I won’t know it when I see you, that first time. I’ll see Cute, maybe Player, maybe Friend Material. I won’t know yet that I belong to you, the way grass does to the earth or the birds do to the sky. I’ll hope, maybe, that you’ll talk to me, that our words will wrap and wind around each other for a moment, my naivety not understanding the way our voices will sing when joined at the same time. I won’t see you and greet Forever.
But you will.
I’ll say no to that first dance, partly out of pride and partly because of the pleasure it will give me to watch you squirm a little. I’ll know the kind of man you are when you don’t hold that against me, and even more when I come back and retract my refusal, because my friend wants to go with yours and I want that for her too. I’ll put on my dress and curl my hair, say how much I don’t want to see you, but really, deep down, I’m thrilled.
You’ll meet me at the bottom of the staircase, a Cinderella spiral, and I’ll think, how lucky that his tie matches my gown. I won’t know until later that you found out the color from my roommate and had your dad drop off a matching shade. I’ll wonder, as you take my hand and guide me across the floor, is he always such a gentleman?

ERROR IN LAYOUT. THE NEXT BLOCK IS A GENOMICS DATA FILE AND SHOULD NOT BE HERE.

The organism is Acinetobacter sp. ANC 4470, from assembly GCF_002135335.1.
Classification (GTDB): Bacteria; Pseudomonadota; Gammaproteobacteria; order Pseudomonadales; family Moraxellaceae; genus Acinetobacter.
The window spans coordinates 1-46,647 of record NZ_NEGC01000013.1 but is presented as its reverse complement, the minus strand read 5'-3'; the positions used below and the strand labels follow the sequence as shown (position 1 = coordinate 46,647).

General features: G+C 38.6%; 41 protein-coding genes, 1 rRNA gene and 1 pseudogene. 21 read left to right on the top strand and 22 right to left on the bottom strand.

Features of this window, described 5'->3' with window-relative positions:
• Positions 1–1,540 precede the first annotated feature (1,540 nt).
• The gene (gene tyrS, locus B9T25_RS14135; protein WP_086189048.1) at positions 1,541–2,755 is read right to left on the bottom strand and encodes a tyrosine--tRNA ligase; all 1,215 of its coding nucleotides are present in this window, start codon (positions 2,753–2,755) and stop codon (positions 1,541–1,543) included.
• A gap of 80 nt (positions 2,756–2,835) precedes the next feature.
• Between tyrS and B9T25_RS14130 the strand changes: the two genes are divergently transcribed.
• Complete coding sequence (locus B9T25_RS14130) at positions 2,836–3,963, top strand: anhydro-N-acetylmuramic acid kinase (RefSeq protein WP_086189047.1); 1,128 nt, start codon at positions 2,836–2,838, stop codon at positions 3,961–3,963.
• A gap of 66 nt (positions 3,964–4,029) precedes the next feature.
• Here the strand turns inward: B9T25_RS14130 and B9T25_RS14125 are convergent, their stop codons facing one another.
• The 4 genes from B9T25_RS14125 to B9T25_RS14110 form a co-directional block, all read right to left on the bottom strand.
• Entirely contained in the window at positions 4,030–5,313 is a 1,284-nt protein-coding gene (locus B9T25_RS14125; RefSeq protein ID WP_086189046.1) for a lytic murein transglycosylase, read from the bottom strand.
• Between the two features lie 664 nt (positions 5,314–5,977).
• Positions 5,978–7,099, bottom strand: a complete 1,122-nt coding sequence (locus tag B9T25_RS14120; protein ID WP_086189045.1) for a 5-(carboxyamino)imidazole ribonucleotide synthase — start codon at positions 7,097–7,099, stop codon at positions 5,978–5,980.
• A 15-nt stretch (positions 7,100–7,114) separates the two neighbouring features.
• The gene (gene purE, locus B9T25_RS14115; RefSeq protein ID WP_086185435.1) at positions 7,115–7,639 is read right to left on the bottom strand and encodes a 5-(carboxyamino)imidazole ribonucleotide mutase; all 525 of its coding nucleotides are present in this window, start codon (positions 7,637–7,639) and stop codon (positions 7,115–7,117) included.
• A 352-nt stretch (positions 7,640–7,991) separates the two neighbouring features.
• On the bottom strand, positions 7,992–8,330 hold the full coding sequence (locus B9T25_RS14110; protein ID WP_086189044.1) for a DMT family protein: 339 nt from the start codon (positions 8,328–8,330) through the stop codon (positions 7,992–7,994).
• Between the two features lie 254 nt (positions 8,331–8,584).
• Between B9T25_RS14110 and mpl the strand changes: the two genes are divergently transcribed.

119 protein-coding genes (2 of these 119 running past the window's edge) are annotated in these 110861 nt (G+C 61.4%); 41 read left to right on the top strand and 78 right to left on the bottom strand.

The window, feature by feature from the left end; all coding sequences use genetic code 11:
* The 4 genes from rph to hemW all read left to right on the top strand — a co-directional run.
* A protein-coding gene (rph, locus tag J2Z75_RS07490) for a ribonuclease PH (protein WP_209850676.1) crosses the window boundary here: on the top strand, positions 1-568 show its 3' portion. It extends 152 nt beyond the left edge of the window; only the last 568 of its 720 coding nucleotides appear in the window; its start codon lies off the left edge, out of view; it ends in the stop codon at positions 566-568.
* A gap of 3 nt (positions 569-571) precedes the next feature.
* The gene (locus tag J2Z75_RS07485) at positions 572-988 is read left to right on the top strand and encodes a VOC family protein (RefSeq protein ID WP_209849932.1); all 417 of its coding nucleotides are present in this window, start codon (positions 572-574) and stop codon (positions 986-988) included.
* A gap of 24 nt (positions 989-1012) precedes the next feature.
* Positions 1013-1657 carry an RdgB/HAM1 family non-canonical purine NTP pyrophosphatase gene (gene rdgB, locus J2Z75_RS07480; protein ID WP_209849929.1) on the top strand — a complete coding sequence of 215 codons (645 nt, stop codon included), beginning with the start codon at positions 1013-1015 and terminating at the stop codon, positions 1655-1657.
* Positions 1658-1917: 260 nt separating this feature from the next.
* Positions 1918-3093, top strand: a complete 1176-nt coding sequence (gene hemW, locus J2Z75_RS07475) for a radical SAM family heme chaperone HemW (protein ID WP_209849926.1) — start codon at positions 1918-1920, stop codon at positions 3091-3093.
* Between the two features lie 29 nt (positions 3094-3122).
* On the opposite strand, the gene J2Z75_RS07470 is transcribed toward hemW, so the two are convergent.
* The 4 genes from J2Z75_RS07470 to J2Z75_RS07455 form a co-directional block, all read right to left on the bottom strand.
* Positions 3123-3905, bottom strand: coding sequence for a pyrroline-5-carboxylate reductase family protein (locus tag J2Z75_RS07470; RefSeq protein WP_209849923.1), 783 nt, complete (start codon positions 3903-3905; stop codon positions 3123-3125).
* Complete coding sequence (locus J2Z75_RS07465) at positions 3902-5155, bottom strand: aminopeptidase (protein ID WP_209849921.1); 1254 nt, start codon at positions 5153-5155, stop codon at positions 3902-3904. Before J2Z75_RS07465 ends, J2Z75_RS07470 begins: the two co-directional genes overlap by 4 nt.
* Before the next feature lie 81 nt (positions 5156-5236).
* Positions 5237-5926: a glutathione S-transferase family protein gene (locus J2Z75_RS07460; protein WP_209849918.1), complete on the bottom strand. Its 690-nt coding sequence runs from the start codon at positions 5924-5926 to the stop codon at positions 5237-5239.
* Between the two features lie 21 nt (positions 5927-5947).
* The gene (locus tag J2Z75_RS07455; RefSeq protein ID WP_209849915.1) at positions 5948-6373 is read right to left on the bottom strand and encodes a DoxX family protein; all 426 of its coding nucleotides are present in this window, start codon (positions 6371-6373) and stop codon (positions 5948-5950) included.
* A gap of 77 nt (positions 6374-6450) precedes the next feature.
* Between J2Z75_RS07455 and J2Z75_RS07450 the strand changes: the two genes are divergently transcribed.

I won’t know yet that you are.
You’ll come see me a few days later, to drop off a book, you’ll say. And we’ll both stand just beyond the door’s threshold, the rain freezing in its descent and our teeth chattering in defiance to the wind. Our hands will touch, but only for a second, and I’ll wonder whether I should hug you. But we’ll be awkward and bulky, with all these winter things, and suddenly I’ll be embarrassed by your rough hands and gorgeous jaw line, so I’ll say Merry Christmas and run inside.
And then we’ll go on a trip together, just as friends, we’ll say, even though we’ll both know we’re no longer friends. You’ll let me teach you how to ski, and I’ll try not to laugh at you in your jeans and camo jacket. You’ll hate it that I’m better at you than something, but you’ll laugh it off when you think I’m watching. On the lift, you’ll ask me a question about my family, but I’ll be too busy noticing the way the snow lands on your eyelashes. So we’ll sit in silence until I come out of my reverie. Face red and heart pounding, I’ll make some trivial remark about the weather, both thrilled and terrified that with you, I can be silent.